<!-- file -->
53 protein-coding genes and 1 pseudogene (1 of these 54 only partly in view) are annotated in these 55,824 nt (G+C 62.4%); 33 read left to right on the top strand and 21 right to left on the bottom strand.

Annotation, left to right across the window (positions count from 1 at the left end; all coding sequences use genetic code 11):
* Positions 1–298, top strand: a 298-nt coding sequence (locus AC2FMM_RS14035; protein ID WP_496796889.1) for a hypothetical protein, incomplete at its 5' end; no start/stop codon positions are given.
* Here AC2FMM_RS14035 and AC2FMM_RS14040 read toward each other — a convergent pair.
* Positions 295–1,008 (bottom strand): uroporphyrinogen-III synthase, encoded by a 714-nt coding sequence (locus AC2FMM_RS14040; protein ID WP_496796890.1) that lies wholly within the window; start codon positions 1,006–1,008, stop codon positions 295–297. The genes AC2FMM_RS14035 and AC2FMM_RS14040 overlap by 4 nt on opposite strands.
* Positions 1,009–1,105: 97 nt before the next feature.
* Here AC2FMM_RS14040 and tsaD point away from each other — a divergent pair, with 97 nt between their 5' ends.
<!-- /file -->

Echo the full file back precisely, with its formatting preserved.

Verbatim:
53 protein-coding genes and 1 pseudogene (1 of these 54 only partly in view) are annotated in these 55,824 nt (G+C 62.4%); 33 read left to right on the top strand and 21 right to left on the bottom strand.

Annotation, left to right across the window (positions count from 1 at the left end; all coding sequences use genetic code 11):
* Positions 1–298, top strand: a 298-nt coding sequence (locus AC2FMM_RS14035; protein ID WP_496796889.1) for a hypothetical protein, incomplete at its 5' end; no start/stop codon positions are given.
* Here AC2FMM_RS14035 and AC2FMM_RS14040 read toward each other — a convergent pair.
* Positions 295–1,008 (bottom strand): uroporphyrinogen-III synthase, encoded by a 714-nt coding sequence (locus AC2FMM_RS14040; protein ID WP_496796890.1) that lies wholly within the window; start codon positions 1,006–1,008, stop codon positions 295–297. The genes AC2FMM_RS14035 and AC2FMM_RS14040 overlap by 4 nt on opposite strands.
* Positions 1,009–1,105: 97 nt before the next feature.
* Here AC2FMM_RS14040 and tsaD point away from each other — a divergent pair, with 97 nt between their 5' ends.